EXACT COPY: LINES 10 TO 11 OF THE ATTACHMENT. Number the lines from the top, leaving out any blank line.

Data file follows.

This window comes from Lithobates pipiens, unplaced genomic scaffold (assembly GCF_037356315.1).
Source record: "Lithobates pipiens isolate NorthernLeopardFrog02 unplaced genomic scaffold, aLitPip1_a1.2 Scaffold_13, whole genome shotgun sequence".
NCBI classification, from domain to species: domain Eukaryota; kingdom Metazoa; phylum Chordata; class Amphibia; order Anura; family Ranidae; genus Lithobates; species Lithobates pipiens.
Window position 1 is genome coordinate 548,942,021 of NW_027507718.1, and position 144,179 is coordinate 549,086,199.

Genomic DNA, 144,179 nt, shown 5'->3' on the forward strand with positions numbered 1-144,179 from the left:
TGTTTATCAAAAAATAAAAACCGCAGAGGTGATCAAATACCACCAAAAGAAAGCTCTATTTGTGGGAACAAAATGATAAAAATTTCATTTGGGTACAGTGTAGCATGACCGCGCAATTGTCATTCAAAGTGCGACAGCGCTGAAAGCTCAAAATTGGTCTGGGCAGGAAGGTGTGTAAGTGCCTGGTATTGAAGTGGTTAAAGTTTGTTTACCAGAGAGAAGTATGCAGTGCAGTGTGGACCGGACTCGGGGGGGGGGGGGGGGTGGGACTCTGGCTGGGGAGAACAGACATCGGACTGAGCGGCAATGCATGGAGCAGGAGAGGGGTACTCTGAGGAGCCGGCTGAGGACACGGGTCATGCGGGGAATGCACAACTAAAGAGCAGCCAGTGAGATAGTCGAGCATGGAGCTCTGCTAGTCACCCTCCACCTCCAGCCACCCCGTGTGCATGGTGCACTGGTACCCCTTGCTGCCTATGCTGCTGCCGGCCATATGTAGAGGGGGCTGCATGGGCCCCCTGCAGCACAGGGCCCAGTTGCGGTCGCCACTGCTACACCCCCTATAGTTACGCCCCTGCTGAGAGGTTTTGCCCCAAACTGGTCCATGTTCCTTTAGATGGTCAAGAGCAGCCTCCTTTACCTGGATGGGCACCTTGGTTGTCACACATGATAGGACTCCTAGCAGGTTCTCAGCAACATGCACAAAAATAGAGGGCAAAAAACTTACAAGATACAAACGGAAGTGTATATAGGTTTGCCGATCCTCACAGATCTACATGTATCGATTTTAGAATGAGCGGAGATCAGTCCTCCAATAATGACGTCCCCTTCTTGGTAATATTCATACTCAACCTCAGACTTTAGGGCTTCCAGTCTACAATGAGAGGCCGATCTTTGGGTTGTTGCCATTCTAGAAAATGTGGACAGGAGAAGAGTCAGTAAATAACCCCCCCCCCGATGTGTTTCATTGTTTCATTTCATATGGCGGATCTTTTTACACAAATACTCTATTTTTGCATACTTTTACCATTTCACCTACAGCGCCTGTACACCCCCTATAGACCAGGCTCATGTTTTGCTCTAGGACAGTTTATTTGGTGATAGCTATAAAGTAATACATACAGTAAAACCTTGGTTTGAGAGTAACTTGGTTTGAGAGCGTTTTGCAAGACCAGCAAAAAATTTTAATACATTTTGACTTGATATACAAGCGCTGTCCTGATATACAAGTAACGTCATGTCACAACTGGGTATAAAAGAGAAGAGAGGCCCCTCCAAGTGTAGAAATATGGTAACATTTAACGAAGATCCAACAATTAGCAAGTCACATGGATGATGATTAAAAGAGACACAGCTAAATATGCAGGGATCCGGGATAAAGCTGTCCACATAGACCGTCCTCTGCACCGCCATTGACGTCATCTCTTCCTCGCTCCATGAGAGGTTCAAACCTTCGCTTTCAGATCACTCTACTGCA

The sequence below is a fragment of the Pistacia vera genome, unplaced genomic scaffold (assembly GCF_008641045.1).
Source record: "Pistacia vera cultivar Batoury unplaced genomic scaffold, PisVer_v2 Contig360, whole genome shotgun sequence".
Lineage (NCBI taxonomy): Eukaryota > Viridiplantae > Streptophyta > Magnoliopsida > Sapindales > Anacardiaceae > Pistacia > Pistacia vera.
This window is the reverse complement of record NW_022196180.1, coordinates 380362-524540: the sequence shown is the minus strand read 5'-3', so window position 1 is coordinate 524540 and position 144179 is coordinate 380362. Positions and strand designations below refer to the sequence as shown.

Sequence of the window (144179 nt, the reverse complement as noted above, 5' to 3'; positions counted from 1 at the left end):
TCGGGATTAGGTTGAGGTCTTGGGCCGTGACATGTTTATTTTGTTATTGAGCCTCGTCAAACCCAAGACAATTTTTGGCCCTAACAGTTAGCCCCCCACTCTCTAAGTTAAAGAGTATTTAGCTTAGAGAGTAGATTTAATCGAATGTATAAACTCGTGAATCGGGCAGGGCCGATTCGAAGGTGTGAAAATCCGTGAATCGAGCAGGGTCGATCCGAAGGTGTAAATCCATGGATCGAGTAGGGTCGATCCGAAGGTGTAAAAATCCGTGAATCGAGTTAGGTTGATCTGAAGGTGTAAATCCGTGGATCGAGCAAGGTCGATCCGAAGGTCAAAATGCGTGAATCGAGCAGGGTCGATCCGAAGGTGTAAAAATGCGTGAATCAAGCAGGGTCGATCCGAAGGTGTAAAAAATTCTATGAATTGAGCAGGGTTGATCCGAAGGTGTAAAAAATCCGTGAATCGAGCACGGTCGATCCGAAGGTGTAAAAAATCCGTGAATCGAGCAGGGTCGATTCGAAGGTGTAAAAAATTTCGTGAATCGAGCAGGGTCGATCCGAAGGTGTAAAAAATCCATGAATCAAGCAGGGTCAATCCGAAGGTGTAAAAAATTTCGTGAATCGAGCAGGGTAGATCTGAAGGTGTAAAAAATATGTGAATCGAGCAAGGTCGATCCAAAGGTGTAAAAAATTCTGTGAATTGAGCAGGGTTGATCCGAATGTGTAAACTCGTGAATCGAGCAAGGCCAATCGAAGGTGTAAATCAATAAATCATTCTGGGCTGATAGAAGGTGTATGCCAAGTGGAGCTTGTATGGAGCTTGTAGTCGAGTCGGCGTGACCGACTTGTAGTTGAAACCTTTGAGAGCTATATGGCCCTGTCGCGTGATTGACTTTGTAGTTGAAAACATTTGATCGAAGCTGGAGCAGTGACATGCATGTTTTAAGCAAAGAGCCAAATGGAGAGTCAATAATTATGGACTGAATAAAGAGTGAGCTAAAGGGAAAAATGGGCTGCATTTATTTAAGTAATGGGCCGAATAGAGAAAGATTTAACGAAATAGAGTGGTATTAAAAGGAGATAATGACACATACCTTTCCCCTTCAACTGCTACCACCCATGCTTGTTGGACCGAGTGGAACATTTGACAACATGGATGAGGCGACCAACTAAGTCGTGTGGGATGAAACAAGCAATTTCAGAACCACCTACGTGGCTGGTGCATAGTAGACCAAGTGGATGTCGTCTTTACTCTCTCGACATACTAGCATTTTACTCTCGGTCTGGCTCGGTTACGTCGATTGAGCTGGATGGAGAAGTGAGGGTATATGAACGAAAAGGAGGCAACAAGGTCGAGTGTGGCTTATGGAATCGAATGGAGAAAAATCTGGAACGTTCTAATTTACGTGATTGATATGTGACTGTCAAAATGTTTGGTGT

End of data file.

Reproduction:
This window is the reverse complement of record NW_022196180.1, coordinates 380362-524540: the sequence shown is the minus strand read 5'-3', so window position 1 is coordinate 524540 and position 144179 is coordinate 380362. Positions and strand designations below refer to the sequence as shown.

Sequence of the window (144179 nt, the reverse complement as noted above, 5' to 3'; positions counted from 1 at the left end):